Dante Alighieri (Dante Alighieri) was one of the most prominent poets and thinkers of the Middle Ages, who determined the vector of development of pan-European culture. His work played an important role in the formation of the Italian literary language.

Surprisingly, the poetry and philosophical picture of the world of this extraordinary, deeply thinking and highly sensitive person has remained relevant and interesting for over seven centuries.

Biography

Little information has been preserved about the fate of Dante Alighieri, confirmed by documentary sources. One of the first people who explored the life of the poet was an outstanding writer of the Early Renaissance, Giovanni Boccaccio. On the basis of his works and autobiographical texts of Alighieri himself, numerous scientific works of historians of subsequent eras were carried out.

Moreover, all the vicissitudes in the fate of Alighieri, as well as the formation of his worldview, must be considered only through the prism of violent political battles unfolding in medieval Italy. At the turn of the XIII - XIV centuries it was fragmented into many small city-states and principalities of the region. Dante and his contemporaries went through a difficult period, the main features of which were the lack of unity of power and the constant confrontation between papal and imperial rule. The unremitting political unrest largely set the tragic tone of the poet’s life.

Origin

The approximate date of birth of Dante Alighieri is 1265. He was born in Florence (Firenze), one of the most advanced cities in Italy. According to legend, the ancestors of the great poet came from a noble and wealthy Roman family, and played a significant role in the formation of the Tuscan capital. Manuscripts preserved to this day indicate that Dante's great-grandfather belonged to the aristocracy and was knighted.

Education

The opinions of researchers of the poet’s biography of his relative education are extremely contradictory. According to one version, in the 80s of the XIII century, Dante was a student at the University of Bologna - the most prestigious educational institution in Europe. Alighieri’s creative heritage testifies to the high level of his enlightenment: he was familiar with the works of ancient authors and the literary creations of his contemporaries, was perfectly oriented in the natural sciences, and throughout his life he was constantly engaged in self-education, comprehending new horizons.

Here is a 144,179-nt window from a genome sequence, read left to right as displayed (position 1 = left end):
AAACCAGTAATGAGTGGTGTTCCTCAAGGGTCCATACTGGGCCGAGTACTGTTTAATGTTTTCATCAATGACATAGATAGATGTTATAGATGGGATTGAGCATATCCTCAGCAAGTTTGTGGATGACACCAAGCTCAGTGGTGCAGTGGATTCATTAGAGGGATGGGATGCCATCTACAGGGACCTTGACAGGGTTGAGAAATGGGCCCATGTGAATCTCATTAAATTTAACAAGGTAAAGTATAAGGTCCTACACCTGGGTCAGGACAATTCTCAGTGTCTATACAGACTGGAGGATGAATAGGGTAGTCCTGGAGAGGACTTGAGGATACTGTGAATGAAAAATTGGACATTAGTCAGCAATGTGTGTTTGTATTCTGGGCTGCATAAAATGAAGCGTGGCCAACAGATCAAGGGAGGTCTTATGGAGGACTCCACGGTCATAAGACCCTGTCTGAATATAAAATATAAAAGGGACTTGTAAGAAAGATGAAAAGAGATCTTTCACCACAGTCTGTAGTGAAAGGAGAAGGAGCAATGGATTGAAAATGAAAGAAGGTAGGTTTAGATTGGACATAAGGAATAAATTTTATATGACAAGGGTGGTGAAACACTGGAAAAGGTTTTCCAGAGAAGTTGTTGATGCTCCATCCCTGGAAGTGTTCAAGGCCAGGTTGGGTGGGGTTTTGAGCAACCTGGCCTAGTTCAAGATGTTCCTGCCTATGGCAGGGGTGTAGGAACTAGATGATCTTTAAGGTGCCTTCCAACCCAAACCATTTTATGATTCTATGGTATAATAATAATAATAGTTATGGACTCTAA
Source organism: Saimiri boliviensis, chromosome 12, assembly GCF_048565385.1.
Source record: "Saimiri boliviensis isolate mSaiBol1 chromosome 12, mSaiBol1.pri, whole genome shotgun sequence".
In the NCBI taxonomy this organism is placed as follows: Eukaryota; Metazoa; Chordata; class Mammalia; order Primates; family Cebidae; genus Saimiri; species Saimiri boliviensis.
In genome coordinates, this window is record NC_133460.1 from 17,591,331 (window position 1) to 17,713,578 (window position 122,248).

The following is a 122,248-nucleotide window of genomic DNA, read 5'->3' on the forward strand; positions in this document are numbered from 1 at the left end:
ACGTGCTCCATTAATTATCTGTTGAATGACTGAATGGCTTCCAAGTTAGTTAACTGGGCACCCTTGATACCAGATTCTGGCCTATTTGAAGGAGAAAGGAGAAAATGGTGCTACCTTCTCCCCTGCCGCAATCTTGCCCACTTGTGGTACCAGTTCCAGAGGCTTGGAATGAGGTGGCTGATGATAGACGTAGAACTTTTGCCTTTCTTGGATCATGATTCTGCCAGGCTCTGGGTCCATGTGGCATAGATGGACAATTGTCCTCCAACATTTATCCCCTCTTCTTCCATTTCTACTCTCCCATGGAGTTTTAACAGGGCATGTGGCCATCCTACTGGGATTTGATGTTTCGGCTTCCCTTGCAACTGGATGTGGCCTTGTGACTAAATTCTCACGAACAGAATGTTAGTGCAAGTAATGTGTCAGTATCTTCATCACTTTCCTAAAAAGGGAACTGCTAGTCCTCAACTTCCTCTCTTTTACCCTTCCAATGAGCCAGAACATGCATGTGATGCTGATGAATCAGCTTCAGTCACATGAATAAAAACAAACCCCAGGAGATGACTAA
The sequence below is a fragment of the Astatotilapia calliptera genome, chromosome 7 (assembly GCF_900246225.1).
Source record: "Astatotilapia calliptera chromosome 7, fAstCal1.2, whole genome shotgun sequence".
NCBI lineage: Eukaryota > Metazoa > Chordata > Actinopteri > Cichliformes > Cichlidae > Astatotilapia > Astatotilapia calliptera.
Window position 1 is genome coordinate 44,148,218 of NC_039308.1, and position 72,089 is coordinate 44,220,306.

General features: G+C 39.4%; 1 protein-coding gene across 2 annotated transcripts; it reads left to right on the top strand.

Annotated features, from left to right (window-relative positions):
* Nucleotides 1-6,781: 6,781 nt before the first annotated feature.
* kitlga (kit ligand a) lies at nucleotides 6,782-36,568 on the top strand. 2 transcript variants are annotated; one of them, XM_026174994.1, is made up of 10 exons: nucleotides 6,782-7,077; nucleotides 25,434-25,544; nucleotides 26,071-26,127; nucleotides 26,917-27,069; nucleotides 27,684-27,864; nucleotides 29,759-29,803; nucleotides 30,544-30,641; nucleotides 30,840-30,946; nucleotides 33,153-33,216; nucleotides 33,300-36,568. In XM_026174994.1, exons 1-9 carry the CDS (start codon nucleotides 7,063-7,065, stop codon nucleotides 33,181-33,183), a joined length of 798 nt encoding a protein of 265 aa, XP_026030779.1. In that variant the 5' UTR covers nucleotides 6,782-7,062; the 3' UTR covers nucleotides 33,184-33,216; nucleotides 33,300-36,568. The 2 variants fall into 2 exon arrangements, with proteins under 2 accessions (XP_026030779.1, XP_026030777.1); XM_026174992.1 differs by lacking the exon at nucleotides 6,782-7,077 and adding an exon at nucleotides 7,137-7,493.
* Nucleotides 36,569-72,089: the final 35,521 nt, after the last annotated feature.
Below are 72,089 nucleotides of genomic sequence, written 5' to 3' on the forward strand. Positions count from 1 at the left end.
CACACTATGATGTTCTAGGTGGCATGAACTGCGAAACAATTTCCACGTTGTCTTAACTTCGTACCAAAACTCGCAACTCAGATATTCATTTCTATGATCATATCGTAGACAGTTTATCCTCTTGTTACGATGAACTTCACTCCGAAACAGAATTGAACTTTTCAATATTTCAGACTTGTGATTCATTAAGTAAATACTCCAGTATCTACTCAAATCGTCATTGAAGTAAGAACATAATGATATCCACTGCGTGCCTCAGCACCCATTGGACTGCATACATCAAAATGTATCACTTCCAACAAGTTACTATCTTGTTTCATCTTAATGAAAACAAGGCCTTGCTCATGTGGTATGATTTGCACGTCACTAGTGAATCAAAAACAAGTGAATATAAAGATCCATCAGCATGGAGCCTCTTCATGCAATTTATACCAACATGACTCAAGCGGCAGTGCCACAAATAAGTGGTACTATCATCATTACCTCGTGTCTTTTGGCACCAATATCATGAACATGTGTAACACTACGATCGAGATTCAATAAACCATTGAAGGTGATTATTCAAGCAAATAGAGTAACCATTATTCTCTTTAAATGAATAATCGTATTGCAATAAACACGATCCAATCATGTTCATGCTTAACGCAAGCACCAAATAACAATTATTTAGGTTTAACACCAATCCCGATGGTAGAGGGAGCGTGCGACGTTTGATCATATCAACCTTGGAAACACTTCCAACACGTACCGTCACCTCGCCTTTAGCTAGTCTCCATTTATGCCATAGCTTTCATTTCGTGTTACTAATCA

The main teacher and mentor of Dante, whose name is highly esteemed by the poet himself, was the Florentine writer, scientist, encyclopedist and prominent politician Brunetto Latini.

Creativity - An Early Stage

It is not known exactly when it was Alighieri who became interested in writing. Researchers of his texts argue that the formation in the work was carried out under the influence of the poems of the famous Italian poet Guittone d'Arezzo, although Dante himself, later giving an assessment of his work, denied this fact.

A special role was played by the Dolce Stil nuovo literary school, a characteristic feature of which was the singing of unearthly love for a woman and philosophical vision in the majestic image of a beloved higher divine essence. No wonder translated from Italian the name of this direction of poetry sounds like "sweet new style." Bright representatives of poetic forms unusual for that time - Guido Cavalcanti (Guido Cavalcanti) and Guido Guinizelli (Guido Guinizelli), Alighieri considered not only friends, but also the main teachers in the lyrics.

The first collection of Dante's works, consisting mainly of sonnets and a small fragment of a prosaic text, was published around 1283 - 1293. The book was written in Italian and was called "New Life" (La Vita Nuova). Alighieri's debut works contain all the elements of Dolce Nuovo Style:

  • grace of verbal forms;
  • inspiration of love feeling;
  • philosophical implication;
  • mysticism and complexity of images;
  • rhetoric.

Alighieri himself admitted that his birth as a poet was due to a deep and reverent feeling for a woman, whose image he carefully kept in his soul throughout his life. The name of his beautiful lover, Beatrice, Dante immortalized, making him almost a household word.